Members of the Zion Christian Church (ZCC) in Botswana have taken leader of the church Bishop Barnabas Lekganyane to court over the way the church is governed in the country.
The 11-man delegation from the Tlokweng ZCC branch state in court papers that they have been affected by the church’s failure to live up to its constitutional demands.
ZCC is cited as the First respondent while Bishop Barnabas Lekganyane is cited as the Second respondent.
They are represented by Ndandi Law Firm and the case is expected to be heard by Justice Michael Mothobi.
“This application seeks to declare that the Respondents have violated their governing constitution and further to compel them to comply with it. We are gravely concerned about the way the church is governed. It seems to us that the constitution of the church is not used as governing instrument from which powers are derived and executed,” said the members in their court papers.
For instance, the members said, since the constitution was adopted in 2009 they have never ever held an Annual General meeting (AGM).
“We are aggrieved by this because an AGM is a supreme body that makes decisions but as members we are deprived of the opportunity to be involved in shaping the future of our church and determining its direction,” said the church members.
In terms of clause 16.1.1 the party’s constitution demands that the AGM deal with the general affairs of the church including but not limited to presentation of the financial reports, chairman remarks, audit of the membership and other relevant matters.
“In the absence of the AGM structure, we are therefore disempowered to deal with the issues aforesaid. The Church as a result lacks accountability and transparency, which is not good for governance purposes. We deserve and are entitled to know about the affairs of the church,” said the members.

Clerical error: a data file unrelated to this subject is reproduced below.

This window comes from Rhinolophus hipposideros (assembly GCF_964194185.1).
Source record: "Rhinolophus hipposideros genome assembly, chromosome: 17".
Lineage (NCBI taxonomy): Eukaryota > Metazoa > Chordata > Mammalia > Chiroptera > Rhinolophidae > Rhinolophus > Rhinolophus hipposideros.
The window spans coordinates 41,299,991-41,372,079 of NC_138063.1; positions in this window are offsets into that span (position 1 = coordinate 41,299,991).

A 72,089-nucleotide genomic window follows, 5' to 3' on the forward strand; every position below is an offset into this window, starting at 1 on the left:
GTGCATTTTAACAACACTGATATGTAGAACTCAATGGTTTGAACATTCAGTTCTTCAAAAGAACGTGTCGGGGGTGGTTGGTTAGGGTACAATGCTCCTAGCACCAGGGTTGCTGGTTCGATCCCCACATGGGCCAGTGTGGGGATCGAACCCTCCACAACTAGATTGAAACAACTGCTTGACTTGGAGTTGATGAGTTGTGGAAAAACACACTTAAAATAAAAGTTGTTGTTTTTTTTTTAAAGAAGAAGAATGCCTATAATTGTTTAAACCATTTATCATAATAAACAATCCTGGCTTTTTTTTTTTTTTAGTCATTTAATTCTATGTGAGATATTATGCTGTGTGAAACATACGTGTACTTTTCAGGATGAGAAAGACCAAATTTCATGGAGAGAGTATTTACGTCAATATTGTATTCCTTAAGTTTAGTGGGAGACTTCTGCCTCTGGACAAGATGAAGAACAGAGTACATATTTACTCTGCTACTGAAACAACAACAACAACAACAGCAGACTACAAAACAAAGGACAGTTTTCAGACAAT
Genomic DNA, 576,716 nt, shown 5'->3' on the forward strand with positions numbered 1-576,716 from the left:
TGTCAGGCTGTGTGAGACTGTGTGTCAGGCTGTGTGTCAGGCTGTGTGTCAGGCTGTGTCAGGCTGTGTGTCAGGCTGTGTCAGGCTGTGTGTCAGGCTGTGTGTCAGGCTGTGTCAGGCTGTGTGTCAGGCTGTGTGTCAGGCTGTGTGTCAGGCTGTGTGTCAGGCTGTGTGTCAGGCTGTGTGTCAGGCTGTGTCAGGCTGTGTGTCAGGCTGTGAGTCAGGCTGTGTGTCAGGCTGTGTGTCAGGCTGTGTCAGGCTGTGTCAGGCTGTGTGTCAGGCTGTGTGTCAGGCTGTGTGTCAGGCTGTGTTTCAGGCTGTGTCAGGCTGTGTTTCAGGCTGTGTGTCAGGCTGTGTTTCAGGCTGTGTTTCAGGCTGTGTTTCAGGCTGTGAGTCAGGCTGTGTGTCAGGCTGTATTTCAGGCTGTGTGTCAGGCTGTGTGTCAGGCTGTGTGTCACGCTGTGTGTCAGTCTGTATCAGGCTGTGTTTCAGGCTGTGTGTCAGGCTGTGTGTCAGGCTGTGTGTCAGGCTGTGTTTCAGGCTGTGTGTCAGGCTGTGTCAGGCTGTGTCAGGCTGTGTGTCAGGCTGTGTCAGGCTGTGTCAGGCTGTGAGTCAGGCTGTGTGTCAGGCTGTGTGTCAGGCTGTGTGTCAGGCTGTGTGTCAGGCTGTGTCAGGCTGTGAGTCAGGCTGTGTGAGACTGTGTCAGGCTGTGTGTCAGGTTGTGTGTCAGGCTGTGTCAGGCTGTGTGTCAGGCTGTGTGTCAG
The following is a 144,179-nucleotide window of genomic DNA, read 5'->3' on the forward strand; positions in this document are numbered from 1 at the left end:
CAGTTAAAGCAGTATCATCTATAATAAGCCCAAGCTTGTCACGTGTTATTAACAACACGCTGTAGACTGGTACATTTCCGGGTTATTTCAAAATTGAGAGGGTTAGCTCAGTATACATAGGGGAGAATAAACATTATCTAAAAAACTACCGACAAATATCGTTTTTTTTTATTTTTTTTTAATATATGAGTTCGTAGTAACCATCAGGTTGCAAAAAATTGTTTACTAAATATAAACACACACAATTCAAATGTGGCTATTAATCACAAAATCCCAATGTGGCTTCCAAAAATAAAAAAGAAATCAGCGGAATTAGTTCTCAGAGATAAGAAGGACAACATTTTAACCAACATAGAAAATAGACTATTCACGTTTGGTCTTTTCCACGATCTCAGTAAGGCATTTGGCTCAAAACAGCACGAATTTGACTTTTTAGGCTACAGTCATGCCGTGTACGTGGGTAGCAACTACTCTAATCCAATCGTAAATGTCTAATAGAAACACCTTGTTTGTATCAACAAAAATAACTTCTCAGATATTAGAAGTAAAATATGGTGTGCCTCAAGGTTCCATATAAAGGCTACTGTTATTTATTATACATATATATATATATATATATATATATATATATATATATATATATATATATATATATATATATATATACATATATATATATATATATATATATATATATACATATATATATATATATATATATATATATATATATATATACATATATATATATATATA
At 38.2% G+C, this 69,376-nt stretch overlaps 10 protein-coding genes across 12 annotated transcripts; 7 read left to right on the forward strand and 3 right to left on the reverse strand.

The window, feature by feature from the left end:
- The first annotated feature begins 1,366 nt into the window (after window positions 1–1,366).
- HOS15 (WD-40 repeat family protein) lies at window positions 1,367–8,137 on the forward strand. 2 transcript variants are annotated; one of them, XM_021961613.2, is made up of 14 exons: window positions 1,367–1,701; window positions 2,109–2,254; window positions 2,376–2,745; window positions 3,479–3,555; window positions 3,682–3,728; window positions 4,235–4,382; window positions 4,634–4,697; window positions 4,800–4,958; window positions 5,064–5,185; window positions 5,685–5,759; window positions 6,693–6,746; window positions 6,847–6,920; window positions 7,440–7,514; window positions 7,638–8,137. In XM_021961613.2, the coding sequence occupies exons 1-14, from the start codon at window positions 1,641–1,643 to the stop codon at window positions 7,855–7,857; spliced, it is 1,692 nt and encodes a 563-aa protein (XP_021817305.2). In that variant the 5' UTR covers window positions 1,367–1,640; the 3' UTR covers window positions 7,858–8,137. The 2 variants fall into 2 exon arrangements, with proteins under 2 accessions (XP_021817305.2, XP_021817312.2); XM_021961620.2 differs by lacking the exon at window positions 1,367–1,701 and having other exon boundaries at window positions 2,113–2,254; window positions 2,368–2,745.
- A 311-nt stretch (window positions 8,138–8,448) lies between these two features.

They say they are entitled to know how the church money is used and to in turn provide checks and balances that will see to it that all monies are accounted for and used for proper and useful deeds.
“Otherwise it is impossible for us as members to hold the church leadership accountable,” they argued.
The members accuse Bishop Lekganyane of failing to appoint a Minister since 2009 to run and head the Church in Botswana. This, they said, has caused the church to be in a state of crisis and uncertainty as clearly no one is accountable to lead it in Botswana.
“The church is as a result being run from outside as no one is clothed with powers to run it in Botswana. The position of the Minister cannot and should not be vacant for a considerable period because it is a powerful position. So powerful that it has executive powers to appoint the executive council of the church,” said the members.
They added that as the members have not been told why the Bishop has not appointed any person to this position.
In terms of the Constitution, the power to appoint the Executive Council rests with the Minister. However, the members said since the church has never appointed anyone to this position it is unclear who then appointed the Executive Council which is currently in office.
“It is however clear that the Executive Council was not constitutionally appointed and we would therefore like their appointments to be nullified and set aside. It is also necessary since the current Council is not properly in office to have the incoming constitutionally appointed council to review their past decisions as they may have exposed the church with bad decisions when they have no legal recognition in the strict sense,” the ZCC members said.
The members said that before they took legal action against the church they gave the church two months as required by the Constitution to investigate the cause of their complaints and due notice was provided by their lawyers.
That notwithstanding, the church has done nothing about their complaints and efforts to avoid litigation by appealing to the Registrar of Societies bore no fruit as there was no feedback.